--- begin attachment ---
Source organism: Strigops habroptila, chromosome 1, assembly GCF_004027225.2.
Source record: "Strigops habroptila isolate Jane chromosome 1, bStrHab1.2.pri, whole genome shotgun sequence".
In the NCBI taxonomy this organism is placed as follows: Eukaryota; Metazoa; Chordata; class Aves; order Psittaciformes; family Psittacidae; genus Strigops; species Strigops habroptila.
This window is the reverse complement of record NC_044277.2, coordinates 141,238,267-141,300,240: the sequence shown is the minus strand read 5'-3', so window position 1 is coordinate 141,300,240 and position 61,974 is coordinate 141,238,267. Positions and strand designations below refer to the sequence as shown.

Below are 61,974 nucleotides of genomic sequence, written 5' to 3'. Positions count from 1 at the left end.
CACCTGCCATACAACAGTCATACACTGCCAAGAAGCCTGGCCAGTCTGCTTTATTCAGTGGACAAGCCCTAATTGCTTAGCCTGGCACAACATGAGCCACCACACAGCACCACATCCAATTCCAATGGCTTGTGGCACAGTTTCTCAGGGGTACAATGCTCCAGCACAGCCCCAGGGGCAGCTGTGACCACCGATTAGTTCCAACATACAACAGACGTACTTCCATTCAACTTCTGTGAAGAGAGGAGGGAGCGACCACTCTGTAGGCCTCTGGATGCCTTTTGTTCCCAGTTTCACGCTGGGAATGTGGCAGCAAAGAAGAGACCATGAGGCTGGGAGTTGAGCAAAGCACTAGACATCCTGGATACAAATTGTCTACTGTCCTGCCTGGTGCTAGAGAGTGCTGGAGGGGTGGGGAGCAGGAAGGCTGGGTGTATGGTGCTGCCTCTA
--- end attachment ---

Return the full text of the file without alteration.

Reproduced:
Source organism: Strigops habroptila, chromosome 1, assembly GCF_004027225.2.
Source record: "Strigops habroptila isolate Jane chromosome 1, bStrHab1.2.pri, whole genome shotgun sequence".
In the NCBI taxonomy this organism is placed as follows: Eukaryota; Metazoa; Chordata; class Aves; order Psittaciformes; family Psittacidae; genus Strigops; species Strigops habroptila.
This window is the reverse complement of record NC_044277.2, coordinates 141,238,267-141,300,240: the sequence shown is the minus strand read 5'-3', so window position 1 is coordinate 141,300,240 and position 61,974 is coordinate 141,238,267. Positions and strand designations below refer to the sequence as shown.

Below are 61,974 nucleotides of genomic sequence, written 5' to 3'. Positions count from 1 at the left end.
CACCTGCCATACAACAGTCATACACTGCCAAGAAGCCTGGCCAGTCTGCTTTATTCAGTGGACAAGCCCTAATTGCTTAGCCTGGCACAACATGAGCCACCACACAGCACCACATCCAATTCCAATGGCTTGTGGCACAGTTTCTCAGGGGTACAATGCTCCAGCACAGCCCCAGGGGCAGCTGTGACCACCGATTAGTTCCAACATACAACAGACGTACTTCCATTCAACTTCTGTGAAGAGAGGAGGGAGCGACCACTCTGTAGGCCTCTGGATGCCTTTTGTTCCCAGTTTCACGCTGGGAATGTGGCAGCAAAGAAGAGACCATGAGGCTGGGAGTTGAGCAAAGCACTAGACATCCTGGATACAAATTGTCTACTGTCCTGCCTGGTGCTAGAGAGTGCTGGAGGGGTGGGGAGCAGGAAGGCTGGGTGTATGGTGCTGCCTCTA